Q25. Give an example where physisorption changes to chemisorption with the temperature rise. Explain the reason for the change.

Answer:

The physisorption process, for example, that of H2 on finely divided nickel, involves weak van der Waals forces. With the increase in temperature, hydrogen molecules dissociate into hydrogen atoms held on the surface by chemisorption.

Q26. Why is desorption important for a substance to act as a good catalyst?

Answer:

After the completion of the reaction between adsorbed reactants, the process of desorption is essential to remove products and further create space for the other reactant molecules to approach the surface and react. So, desorption is vital for a substance to act as a good catalyst.

Q27. What is the role of diffusion in heterogeneous catalysis?

Answer:

The gas molecules diffuse into the catalyst’s surface and get absorbed. After the chemical change, the products diffuse away from the catalyst’s surface, setting the surface free for other reactant molecules to adsorb on the surface and give the product.

Q28. How does a solid catalyst enhance the rate of the combination of gaseous molecules?

Answer:

Their concentration increases when the gaseous molecules get adsorbed on the solid catalyst. The more significant the concentration and closeness of the gaseous molecules, the higher the reaction rate will be.

Q29. Do the body’s vital functions, such as digestion, get affected during fever? Explain your answer.

Answer:

The enzymes required for the digestion process are biological catalysts that are active only during the specific temperature range, and at elevated temperatures, the activity of enzymes is hampered. The optimum temperature for enzyme action is 298-310 K. Normally, during the fever, the body temperature is elevated. Hence, it is expected that it can hamper enzyme activity during fever, and therefore digestion can also get affected.

Matching Answer Type Questions

Note: Match the items of Column I and Column II in the following questions.

Q1. The method of formation of the solution is given in Column I. Match it with the type of solution given in Column II.

Column I Column II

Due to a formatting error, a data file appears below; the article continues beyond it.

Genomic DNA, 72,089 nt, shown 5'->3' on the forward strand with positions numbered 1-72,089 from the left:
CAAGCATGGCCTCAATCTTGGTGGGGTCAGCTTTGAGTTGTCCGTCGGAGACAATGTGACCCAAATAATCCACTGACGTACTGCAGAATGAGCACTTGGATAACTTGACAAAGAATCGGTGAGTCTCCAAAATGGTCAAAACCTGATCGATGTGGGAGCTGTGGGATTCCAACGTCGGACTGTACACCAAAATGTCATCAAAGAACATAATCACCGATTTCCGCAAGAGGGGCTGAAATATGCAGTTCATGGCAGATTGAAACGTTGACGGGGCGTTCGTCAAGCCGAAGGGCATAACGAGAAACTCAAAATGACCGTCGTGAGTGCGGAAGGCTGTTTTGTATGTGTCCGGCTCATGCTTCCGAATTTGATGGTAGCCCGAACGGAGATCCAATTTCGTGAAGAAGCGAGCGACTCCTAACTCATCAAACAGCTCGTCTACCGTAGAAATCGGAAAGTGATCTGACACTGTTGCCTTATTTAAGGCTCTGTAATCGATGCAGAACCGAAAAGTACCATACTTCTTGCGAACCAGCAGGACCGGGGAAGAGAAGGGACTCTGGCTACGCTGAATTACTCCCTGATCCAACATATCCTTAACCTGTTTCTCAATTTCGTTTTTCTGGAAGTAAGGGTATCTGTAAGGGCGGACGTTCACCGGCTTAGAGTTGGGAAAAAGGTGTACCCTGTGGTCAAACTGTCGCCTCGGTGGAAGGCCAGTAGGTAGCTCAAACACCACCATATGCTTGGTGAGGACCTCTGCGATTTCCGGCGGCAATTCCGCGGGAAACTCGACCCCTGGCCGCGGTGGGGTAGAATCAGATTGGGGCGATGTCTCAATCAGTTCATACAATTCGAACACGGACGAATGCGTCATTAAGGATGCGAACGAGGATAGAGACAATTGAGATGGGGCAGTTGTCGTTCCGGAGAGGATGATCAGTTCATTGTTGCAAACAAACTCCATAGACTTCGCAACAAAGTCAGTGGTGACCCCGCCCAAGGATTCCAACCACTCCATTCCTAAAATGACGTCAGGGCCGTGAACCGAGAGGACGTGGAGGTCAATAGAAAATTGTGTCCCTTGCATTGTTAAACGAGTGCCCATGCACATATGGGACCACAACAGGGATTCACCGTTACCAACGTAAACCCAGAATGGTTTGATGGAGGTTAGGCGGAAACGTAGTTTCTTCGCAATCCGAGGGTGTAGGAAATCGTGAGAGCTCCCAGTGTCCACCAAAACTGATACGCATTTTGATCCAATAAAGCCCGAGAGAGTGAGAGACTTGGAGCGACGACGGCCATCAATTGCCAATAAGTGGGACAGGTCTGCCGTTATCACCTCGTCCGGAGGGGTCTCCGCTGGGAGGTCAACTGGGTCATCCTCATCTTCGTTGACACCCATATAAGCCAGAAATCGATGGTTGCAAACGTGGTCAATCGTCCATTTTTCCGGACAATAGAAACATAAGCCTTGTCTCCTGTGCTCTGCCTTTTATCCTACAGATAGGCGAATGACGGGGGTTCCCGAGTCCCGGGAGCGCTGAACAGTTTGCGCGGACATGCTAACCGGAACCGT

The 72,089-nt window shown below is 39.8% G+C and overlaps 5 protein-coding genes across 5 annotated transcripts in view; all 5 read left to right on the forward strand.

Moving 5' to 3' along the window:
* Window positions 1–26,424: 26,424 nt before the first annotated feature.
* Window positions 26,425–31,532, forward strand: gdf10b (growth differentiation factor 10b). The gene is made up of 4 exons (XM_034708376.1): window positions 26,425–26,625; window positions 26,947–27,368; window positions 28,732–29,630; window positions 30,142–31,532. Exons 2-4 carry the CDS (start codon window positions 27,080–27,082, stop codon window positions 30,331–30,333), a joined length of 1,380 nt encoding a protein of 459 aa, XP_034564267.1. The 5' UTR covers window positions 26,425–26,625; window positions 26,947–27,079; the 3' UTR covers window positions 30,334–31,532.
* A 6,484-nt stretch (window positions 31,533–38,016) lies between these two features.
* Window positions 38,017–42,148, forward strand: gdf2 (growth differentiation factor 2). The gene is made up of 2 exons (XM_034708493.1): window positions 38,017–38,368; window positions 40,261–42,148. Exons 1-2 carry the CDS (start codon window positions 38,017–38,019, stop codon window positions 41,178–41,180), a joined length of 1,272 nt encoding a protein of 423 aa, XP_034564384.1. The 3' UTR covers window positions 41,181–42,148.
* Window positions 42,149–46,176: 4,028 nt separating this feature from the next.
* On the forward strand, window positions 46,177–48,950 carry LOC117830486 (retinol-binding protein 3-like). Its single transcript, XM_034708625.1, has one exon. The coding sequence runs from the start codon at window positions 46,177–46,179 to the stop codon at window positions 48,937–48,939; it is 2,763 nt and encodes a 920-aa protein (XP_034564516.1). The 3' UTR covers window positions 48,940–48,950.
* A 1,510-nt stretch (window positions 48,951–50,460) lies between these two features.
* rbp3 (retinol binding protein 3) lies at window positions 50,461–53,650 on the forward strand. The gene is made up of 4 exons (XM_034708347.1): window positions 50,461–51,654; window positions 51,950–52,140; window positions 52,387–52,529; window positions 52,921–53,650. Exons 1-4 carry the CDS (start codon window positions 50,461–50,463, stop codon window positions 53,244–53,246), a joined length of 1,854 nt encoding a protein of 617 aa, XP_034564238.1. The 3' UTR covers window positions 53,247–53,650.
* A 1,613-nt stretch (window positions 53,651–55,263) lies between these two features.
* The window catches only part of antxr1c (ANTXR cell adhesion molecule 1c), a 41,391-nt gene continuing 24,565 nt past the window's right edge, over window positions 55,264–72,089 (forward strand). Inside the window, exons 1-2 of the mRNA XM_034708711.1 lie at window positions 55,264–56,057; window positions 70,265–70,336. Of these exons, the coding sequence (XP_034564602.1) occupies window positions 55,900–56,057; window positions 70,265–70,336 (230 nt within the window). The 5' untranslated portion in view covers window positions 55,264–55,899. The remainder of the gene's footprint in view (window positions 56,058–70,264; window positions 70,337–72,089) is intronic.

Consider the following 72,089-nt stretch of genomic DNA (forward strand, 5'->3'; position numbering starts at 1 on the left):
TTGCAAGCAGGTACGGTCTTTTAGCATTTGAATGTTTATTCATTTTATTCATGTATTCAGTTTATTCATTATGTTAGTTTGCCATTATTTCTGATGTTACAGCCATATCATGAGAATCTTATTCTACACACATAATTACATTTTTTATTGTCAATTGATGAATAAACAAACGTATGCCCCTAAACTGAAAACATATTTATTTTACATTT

(i) Sulphur vapours passed through cold water (a) Normal electrolyte solution
(ii) Soap mixed with water above critical micelle concentration (b) Molecular colloids
(iii) White of egg whipped with water (c) Associated colloid
(iv) Soap mixed with water below critical micelle concentration (d) Macromolecular colloids

Answer:

(i) β†’ (b)

(ii) β†’ (c)

(iii) β†’ (d)

(iv) β†’ (a)

Q2. Match the statement given in Column I with the phenomenon given in Column II.

Column I Column II
(i) Dispersion medium moves in an electric field (a) Osmosis
(ii) Solvent molecules pass through semi-permeable membrane towards the solvent side (b) Electrophoresis
(iii) Movement of charged colloidal particles under the influence of applied electric potential towards oppositely charged electrodes (c) Electroosmosis
(iv) Solvent molecules pass through semi-permeable membranes towards solution side (d) Reverse osmosis

Answer:

(i) β†’ (c)

(ii) β†’ (d)

(iii) β†’ (b)

(iv) β†’ (a)

Q3. Match the items given in Column I and Column II.

Column I Column II
(i) Protective colloid (a) FeCl3 + NaOH
(ii) Liquid-liquid colloid (b) Lyophilic colloids
(iii) Positively charged colloid (c) Emulsion
(iv) Negatively charged colloid (d) FeCl3 + hot water

Answer:

(i) β†’ (b)

(ii) β†’ (c)

(iii) β†’ (d)

(iv) β†’ (a)

Q4. Match the types of colloidal systems given in Column I with the name given in Column II.

Column I Column II
(i) Solid in liquid (a) Foam
(ii) Liquid in solid (b) Sol
(iii) Liquid in liquid (c) Gel
(iv) Gas in liquid (d) Emulsion

Answer:

(i) β†’ (b)

(ii) β†’ (c)

(iii) β†’ (d)

(iv) β†’ (a)

Q5. Match the items of Column I and Column II.

Column I Column II